I was told to write a birth plan. I didn’t. Thankfully absolutely no one checked or I would have been making excuses like “my early labour ate my homework”. I did discuss various options with my partner, so he knew what to push for if I was out of it, but I had nothing in writing. I have no regrets – long birth plans are, I am convinced, only recommended to stop pregnant women from nagging the staff about inconsequential details so they can get on with delivering a healthy baby. Want the father to catch the baby? Sure, if it’s possible. Want whale music? You’ll need to bring it and something to play it on and someone to press the button but whatever. Want your medical staff to read a five page document on how birth should work when they have already delivered hundreds of babies? And think you’ll only need one person present? On your fecking bike, love.

Look, this is not Mila’s fault. The general portrayal of labour and childbirth is as far removed from the reality as the Kim Jong’s family album is from coverage of them in the international news. Before childbirth, mothers-to-be are fed a shite load of stuff about choices and empowerment  and all this hoohah about how you can choose to push your baby out your hahhoo. And then the baby decides to arrive and you realise all your lists and ideas are useless and you may as well just roll with the punches. Honestly, it’s a good way to set you up for actually having a baby – they don’t read the damned plans either. Not even if you write it on your bits.

 

 

Reasons I am the world’s worst mother (this week)

It’s six months in and I’m still terrible at this parenting gig. It’s not just that I’m a bit crap; it’s that babies change so much and so fast that as soon as you get to grips with one issue another five rear their (drooling and teething) heads.

Every new week with your newbown is a glorious and amazing chance to screw up even more badly than the previous one. Just some of  reasons I am the world’s worst mother (this week) include:

Your baby. Except Onslow’s not incontinent.

Trousers? Feck.

Someone at playgroup recently asked if 6 month old babies should still wear onesies. Opinions were divided; some people thought they were good for at home wear but not going out, others thought they were only acceptable as pyjamas.

…I had no idea this was a thing. I love onesies; they’re easy, fast and allow instant access to a nappy. Childzilla likes onesies as I don’t spend an age annoying her by faffing about at her clothes. Some days we don’t even make it to a onesie and she rolls around for the day in her nappy and a vest like a teeny incontinent Onslow Bucket. Childzilla will be in onesies and easy outfits until she’s old enough to tell me she dislikes them or until they stop making them in her size. And, as they make awesome adult onesies, that could be when she’s 90 and back in nappies again.

My dog is my baby monitor.

I could turn the real one on while she sleeps and I am out of the room. But there’s no point as the dog always notices the moment she wakes up and goes in to wag his tail ingratiatingly at her. Perhaps he is trying to entice her to play ball. Perhaps he is trying to make up for my terrible parenting. Either way, my first warning of the stirrings of Childzilla is always a vanishing dog.

Does this look like the face of a good mother?

I send my child to daycare…

I am completely unconvinced by parenting’s unofficial first rule, that Mother Is Always The Best Caregiver. The way I see it is – Childzilla could spend time with her sleep-depped and inept mother, me. I have no younger siblings or nearby cousins, little to no interest in or experience with other babies.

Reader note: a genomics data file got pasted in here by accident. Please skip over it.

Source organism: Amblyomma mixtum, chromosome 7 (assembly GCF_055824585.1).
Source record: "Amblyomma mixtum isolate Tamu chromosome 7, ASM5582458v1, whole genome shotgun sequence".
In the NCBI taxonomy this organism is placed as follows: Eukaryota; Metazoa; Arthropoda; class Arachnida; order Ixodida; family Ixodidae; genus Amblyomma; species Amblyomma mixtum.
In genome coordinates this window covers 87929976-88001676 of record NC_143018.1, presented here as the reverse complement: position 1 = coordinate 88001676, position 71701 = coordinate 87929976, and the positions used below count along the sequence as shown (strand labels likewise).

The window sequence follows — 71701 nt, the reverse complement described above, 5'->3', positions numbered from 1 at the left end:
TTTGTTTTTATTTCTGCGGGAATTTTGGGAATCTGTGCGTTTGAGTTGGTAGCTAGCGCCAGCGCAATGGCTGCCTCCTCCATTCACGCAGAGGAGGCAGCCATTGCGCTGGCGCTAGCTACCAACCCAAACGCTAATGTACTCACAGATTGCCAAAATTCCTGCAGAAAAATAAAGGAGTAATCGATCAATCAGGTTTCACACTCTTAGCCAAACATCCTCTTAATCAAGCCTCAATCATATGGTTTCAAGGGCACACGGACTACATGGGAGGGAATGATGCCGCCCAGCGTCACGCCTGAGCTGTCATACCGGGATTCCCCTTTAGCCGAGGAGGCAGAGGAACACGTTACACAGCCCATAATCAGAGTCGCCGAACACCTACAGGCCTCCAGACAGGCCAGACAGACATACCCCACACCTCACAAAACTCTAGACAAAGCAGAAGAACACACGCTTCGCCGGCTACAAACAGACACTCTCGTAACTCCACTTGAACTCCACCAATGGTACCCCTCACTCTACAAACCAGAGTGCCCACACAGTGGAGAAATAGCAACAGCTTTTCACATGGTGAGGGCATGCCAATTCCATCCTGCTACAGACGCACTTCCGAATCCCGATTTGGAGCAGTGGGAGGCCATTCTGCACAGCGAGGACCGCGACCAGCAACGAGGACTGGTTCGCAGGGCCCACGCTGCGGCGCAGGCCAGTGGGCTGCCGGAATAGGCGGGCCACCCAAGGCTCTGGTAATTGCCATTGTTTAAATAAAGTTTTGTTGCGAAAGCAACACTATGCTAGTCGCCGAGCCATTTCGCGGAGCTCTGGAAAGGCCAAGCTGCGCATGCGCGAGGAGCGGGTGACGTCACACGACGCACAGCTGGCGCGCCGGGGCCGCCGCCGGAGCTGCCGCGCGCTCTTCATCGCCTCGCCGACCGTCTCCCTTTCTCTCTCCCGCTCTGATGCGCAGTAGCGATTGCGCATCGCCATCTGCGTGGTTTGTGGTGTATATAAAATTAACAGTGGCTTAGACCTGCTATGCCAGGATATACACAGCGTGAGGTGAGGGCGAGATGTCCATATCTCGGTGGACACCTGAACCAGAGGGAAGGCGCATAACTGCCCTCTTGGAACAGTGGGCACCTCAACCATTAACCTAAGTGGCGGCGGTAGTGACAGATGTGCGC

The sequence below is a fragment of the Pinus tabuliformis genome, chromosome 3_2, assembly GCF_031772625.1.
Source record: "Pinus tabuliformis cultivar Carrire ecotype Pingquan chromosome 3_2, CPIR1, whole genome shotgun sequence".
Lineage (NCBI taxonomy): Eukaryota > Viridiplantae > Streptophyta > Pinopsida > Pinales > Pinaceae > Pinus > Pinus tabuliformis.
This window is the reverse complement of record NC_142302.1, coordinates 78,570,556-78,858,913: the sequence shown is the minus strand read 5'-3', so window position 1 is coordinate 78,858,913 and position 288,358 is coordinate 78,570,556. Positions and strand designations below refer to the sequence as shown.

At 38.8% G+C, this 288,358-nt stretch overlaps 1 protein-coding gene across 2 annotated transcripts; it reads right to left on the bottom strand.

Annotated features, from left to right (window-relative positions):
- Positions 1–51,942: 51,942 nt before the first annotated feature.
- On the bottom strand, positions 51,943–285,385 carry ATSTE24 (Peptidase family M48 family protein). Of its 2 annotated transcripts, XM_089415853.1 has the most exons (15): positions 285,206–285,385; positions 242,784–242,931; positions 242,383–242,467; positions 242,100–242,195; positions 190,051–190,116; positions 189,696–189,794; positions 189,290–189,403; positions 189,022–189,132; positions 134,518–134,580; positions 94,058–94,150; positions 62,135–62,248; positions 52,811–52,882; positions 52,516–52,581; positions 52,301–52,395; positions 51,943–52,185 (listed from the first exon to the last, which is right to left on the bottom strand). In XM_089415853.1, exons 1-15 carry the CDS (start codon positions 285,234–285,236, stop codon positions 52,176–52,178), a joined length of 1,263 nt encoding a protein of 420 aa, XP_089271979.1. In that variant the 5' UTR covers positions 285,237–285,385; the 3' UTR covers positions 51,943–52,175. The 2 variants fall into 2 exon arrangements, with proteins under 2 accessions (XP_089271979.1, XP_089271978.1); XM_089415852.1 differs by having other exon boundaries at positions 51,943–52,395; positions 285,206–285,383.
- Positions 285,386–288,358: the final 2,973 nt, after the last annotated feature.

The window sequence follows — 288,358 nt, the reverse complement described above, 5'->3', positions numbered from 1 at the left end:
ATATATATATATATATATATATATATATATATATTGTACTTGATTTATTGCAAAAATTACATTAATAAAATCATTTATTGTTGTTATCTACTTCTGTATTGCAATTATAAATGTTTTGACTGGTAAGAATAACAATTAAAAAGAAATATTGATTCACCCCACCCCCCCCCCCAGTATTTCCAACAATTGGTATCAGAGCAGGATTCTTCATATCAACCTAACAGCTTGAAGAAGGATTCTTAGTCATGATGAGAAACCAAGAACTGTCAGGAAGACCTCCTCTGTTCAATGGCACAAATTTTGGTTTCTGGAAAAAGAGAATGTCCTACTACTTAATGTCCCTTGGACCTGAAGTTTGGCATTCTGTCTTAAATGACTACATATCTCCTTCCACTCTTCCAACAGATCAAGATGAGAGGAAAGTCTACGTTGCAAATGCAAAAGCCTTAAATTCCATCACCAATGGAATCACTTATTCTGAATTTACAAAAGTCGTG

Or she could occasionally spend the day in daycare where the staff are trained professionals with years of experience who have also had some sleep in the last 72 hours.  I leave my child in occasional daycare with a light heart safe in the knowledge she’s surrounded by care, attention and far more toys than she has at home.

…and enjoy myself while she’s there.

The second rule seems to be that it’s only okay for mothers to spend time from their baby if they’re are not enjoying it. If your child is in daycare it’s because you must be weeping through your working day or undergoing invasive and uncomfortable medical tests or, preferably, both. No peace. No sleep. No breaks. If you are not actively suffering right, you are doing parenting wrong.

You know what I do when she’s in daycare? Whatever needs doing.  Some days that’s 2 hours frantic housework and a doctor’s appointment, and some days that’s a grocery shop followed by walking the dog and a lovely unrushed lunch.

Still less scary than the lyrics of Hush A Bye Baby.

I am ruining her musical taste with a steady diet of terrible and profane 90’s pop…

Childzilla loves to dance and I love to sing, so this should be an easy spot to pick up “Good Mother” points, right? Not when your sleep-depped brain can only remember songs heard while out drunk and clubbing in the 90’s. This week has been particularly bad – we’ve had gems such as I Like to Move It Move It. the Guinness dancing man advert sung entirely using the word “tequila” and endless repetitions of Itsy Bitsy Teeny Weeny Yellow Polka Dot Bikini (the cover with Timmy Mallett).

…because I can not for the life of me remember the lyrics to any  appropriate stuff.

I can’t remember more than a few bars of nursery rhymes and tend to ad lib new verses as I go along. But the sleep dep appears to have turned off my inner censor. Yesterday I caught myself singing The Outhere Brothers, Avenue Q, and the lyrics “and if that diamond ring turns brass, Mama’s gonna buy you a piece of ass”. Oh dear.

I cheer myself with the thought that that’s still better than Hush A Bye Baby where you tell your child that they have nothing to fear from sleep other than plummeting to their death. Who the hell puts their child’s cot in a treetop anyway? It may not have been a stellar week here but at least I haven’t put Childzilla to sleep with the squirrels. Perhaps I’m not the worst mother out there after all.